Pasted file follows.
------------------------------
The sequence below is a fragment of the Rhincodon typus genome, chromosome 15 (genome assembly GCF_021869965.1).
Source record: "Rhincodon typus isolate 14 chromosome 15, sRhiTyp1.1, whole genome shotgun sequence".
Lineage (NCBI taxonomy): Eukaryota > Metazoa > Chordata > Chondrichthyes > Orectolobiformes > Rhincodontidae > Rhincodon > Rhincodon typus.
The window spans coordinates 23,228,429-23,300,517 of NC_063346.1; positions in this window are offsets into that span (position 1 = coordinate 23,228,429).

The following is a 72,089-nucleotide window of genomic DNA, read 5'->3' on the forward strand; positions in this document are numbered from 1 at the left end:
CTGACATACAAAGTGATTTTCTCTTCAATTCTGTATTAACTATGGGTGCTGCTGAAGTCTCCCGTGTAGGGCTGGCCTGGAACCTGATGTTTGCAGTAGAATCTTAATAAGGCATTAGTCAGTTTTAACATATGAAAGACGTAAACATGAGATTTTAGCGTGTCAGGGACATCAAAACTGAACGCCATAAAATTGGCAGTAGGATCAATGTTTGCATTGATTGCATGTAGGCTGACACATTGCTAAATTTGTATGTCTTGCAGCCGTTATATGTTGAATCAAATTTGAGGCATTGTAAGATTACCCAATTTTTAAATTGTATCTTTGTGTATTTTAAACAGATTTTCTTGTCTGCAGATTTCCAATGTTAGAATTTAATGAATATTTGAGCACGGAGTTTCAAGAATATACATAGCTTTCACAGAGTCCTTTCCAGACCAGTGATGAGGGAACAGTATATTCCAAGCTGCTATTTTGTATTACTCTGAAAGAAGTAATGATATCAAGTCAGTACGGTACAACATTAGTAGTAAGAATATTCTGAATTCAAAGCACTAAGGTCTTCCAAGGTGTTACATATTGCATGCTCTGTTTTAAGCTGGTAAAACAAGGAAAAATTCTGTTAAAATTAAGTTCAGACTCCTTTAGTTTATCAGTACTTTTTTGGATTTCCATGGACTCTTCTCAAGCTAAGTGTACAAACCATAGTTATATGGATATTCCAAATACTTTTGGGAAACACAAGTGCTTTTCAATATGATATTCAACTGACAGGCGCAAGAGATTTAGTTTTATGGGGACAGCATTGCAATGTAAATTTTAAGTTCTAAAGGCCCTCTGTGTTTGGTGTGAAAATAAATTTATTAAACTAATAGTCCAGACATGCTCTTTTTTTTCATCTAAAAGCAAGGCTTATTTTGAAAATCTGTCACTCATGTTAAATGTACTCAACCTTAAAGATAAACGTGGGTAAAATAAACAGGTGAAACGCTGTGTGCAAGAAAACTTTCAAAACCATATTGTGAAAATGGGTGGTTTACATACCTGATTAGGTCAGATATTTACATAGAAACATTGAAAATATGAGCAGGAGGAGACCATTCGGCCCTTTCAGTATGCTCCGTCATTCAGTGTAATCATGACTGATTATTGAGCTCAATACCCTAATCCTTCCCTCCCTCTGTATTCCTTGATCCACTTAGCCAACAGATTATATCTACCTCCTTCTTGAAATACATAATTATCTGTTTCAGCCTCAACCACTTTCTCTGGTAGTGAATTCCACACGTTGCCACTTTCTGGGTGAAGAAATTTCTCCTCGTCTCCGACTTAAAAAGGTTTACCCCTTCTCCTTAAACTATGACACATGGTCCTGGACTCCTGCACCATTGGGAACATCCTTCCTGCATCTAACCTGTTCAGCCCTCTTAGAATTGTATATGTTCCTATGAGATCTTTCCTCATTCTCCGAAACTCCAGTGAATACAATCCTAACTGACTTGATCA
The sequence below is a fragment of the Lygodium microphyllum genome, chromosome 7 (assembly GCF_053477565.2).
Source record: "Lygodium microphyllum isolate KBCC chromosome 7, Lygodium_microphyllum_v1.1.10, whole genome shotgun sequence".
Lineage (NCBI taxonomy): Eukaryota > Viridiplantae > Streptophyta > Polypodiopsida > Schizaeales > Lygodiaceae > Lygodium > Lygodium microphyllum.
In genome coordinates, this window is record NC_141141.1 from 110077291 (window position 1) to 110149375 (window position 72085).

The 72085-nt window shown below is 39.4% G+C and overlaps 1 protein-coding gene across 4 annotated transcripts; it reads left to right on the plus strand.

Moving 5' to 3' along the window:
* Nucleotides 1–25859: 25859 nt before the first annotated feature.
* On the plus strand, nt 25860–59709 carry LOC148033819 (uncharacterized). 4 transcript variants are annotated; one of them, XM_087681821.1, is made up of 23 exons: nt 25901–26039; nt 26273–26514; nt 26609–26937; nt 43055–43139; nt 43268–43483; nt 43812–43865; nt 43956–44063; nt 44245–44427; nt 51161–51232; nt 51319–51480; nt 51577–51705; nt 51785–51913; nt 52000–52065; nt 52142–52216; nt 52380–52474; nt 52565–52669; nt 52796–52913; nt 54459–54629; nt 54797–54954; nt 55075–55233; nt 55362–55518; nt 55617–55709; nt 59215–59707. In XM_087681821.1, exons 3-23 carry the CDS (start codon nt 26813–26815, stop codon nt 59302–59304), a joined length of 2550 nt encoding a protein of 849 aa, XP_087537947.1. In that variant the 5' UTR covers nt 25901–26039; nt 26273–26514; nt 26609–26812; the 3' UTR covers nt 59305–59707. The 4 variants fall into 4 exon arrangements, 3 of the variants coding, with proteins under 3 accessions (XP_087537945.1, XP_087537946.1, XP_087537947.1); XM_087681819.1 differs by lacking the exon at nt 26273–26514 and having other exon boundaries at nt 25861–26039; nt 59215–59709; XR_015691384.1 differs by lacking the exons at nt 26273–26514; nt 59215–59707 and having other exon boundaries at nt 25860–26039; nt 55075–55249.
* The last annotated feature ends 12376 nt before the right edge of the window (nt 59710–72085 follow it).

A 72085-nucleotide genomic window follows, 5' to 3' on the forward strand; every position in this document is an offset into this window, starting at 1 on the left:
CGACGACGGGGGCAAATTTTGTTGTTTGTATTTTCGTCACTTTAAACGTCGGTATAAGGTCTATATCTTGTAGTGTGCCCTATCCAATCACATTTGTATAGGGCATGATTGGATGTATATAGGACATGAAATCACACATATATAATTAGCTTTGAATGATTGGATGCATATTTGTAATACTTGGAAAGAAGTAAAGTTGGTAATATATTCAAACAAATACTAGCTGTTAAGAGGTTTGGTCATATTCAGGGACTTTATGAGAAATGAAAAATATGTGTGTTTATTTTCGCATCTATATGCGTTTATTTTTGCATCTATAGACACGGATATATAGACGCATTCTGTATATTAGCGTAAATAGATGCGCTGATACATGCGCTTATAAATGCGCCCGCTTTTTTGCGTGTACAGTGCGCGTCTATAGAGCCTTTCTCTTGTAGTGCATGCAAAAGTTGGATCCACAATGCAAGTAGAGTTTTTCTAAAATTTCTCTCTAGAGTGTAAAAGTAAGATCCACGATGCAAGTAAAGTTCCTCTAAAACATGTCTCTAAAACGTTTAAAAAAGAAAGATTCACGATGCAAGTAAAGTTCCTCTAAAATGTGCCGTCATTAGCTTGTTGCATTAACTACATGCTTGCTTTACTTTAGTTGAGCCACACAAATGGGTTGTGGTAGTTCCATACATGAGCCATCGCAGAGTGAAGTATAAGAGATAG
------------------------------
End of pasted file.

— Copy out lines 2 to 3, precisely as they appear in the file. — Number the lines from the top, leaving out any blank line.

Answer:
Source record: "Rhincodon typus isolate 14 chromosome 15, sRhiTyp1.1, whole genome shotgun sequence".
Lineage (NCBI taxonomy): Eukaryota > Metazoa > Chordata > Chondrichthyes > Orectolobiformes > Rhincodontidae > Rhincodon > Rhincodon typus.